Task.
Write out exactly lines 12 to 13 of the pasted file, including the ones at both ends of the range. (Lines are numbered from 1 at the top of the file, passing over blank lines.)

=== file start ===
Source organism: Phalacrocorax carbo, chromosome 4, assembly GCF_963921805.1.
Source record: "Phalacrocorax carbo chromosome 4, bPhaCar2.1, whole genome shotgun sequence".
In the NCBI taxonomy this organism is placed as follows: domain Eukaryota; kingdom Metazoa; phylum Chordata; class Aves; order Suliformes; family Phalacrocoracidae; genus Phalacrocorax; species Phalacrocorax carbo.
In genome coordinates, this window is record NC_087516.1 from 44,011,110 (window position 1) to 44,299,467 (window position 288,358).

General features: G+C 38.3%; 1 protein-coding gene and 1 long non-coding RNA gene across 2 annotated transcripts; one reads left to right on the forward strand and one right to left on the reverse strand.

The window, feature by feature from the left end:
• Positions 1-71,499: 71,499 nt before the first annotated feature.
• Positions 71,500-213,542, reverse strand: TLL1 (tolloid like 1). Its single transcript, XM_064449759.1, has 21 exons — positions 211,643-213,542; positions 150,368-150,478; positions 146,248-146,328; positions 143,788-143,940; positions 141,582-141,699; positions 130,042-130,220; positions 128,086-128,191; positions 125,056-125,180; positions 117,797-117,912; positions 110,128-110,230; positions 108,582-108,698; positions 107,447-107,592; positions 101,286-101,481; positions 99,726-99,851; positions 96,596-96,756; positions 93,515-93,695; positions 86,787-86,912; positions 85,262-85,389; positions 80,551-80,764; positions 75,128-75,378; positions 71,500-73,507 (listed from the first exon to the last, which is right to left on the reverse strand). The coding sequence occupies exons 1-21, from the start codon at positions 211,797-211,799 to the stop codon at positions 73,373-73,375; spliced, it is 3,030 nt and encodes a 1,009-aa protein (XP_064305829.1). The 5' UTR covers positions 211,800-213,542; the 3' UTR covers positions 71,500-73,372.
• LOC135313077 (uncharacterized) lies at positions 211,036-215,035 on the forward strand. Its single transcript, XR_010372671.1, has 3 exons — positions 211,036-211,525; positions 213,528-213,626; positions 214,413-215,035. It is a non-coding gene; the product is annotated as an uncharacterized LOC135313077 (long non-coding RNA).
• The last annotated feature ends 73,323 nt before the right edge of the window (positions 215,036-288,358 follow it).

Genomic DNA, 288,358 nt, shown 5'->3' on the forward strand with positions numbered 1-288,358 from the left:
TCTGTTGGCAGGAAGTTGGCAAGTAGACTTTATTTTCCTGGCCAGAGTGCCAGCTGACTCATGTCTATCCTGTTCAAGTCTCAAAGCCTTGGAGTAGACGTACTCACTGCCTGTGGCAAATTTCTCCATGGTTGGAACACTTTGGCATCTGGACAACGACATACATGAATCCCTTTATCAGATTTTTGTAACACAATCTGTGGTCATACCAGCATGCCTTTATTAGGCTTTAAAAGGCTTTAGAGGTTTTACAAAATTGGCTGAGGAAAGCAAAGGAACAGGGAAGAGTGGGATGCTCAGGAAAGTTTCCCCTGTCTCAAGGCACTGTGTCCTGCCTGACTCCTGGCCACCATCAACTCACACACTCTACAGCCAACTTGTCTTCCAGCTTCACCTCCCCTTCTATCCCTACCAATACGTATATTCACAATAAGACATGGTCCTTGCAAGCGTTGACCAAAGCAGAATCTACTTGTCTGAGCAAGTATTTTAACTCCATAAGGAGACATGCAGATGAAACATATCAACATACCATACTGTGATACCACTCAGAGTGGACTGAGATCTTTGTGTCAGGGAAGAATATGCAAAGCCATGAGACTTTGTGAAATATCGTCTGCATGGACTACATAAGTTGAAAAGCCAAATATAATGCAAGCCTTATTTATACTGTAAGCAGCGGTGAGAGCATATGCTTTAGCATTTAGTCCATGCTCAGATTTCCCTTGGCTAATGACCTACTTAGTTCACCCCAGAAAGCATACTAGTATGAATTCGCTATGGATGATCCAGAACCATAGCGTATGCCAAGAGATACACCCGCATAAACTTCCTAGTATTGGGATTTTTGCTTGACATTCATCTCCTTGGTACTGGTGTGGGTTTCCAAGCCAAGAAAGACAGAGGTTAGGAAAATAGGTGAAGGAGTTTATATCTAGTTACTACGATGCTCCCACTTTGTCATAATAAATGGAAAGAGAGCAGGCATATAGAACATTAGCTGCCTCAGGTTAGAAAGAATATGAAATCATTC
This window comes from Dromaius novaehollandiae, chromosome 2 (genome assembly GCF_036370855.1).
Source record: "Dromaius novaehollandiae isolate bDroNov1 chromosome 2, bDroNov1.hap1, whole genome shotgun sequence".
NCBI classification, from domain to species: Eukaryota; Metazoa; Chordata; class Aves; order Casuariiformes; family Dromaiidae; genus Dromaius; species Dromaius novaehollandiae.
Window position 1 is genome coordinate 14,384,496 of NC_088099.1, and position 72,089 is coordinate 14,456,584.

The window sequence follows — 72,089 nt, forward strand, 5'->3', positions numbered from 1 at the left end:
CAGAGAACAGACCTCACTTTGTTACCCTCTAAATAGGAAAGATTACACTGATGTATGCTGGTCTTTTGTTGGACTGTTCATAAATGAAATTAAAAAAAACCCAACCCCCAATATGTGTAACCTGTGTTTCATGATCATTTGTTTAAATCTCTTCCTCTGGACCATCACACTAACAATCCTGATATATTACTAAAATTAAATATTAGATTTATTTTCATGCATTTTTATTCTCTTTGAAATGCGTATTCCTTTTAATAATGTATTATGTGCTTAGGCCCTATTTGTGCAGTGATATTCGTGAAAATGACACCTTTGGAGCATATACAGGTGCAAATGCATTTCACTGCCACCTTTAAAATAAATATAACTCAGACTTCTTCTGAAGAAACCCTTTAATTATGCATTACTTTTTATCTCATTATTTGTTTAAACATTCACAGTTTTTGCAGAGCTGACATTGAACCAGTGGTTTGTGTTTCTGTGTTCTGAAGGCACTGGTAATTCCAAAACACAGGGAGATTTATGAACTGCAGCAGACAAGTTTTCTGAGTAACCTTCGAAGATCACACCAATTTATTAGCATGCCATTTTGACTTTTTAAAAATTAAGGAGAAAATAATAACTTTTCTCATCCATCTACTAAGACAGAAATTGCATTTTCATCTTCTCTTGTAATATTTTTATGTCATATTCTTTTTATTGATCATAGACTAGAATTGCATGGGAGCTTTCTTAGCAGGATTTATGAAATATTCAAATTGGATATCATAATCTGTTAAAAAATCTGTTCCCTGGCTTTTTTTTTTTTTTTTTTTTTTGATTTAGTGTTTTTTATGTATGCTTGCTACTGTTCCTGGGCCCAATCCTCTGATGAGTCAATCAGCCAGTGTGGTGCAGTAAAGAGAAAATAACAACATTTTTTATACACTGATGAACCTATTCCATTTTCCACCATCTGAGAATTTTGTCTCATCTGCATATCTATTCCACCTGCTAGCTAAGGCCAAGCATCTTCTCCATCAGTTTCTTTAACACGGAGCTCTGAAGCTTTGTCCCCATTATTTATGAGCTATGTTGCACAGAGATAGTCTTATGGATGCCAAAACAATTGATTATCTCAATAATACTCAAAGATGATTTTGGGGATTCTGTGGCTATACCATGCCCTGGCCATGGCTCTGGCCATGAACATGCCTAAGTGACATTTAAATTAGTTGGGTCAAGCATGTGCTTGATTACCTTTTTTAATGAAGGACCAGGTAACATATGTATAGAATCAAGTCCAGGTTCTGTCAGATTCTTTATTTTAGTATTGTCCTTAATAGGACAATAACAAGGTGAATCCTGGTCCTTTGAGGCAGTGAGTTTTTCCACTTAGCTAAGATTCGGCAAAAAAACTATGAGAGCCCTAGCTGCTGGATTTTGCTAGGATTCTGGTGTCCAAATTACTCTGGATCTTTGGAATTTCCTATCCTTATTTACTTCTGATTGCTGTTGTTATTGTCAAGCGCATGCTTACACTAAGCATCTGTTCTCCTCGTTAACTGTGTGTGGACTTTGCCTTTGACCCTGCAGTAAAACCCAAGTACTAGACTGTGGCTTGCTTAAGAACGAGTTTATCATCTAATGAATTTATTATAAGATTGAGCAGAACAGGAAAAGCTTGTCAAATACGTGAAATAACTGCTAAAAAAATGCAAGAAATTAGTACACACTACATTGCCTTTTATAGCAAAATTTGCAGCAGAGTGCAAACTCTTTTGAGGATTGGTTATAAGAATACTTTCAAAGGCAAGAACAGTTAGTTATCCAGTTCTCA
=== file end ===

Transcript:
TCTGTTGGCAGGAAGTTGGCAAGTAGACTTTATTTTCCTGGCCAGAGTGCCAGCTGACTCATGTCTATCCTGTTCAAGTCTCAAAGCCTTGGAGTAGACGTACTCACTGCCTGTGGCAAATTTCTCCATGGTTGGAACACTTTGGCATCTGGACAACGACATACATGAATCCCTTTATCAGATTTTTGTAACACAATCTGTGGTCATACCAGCATGCCTTTATTAGGCTTTAAAAGGCTTTAGAGGTTTTACAAAATTGGCTGAGGAAAGCAAAGGAACAGGGAAGAGTGGGATGCTCAGGAAAGTTTCCCCTGTCTCAAGGCACTGTGTCCTGCCTGACTCCTGGCCACCATCAACTCACACACTCTACAGCCAACTTGTCTTCCAGCTTCACCTCCCCTTCTATCCCTACCAATACGTATATTCACAATAAGACATGGTCCTTGCAAGCGTTGACCAAAGCAGAATCTACTTGTCTGAGCAAGTATTTTAACTCCATAAGGAGACATGCAGATGAAACATATCAACATACCATACTGTGATACCACTCAGAGTGGACTGAGATCTTTGTGTCAGGGAAGAATATGCAAAGCCATGAGACTTTGTGAAATATCGTCTGCATGGACTACATAAGTTGAAAAGCCAAATATAATGCAAGCCTTATTTATACTGTAAGCAGCGGTGAGAGCATATGCTTTAGCATTTAGTCCATGCTCAGATTTCCCTTGGCTAATGACCTACTTAGTTCACCCCAGAAAGCATACTAGTATGAATTCGCTATGGATGATCCAGAACCATAGCGTATGCCAAGAGATACACCCGCATAAACTTCCTAGTATTGGGATTTTTGCTTGACATTCATCTCCTTGGTACTGGTGTGGGTTTCCAAGCCAAGAAAGACAGAGGTTAGGAAAATAGGTGAAGGAGTTTATATCTAGTTACTACGATGCTCCCACTTTGTCATAATAAATGGAAAGAGAGCAGGCATATAGAACATTAGCTGCCTCAGGTTAGAAAGAATATGAAATCATTC
This window comes from Dromaius novaehollandiae, chromosome 2 (genome assembly GCF_036370855.1).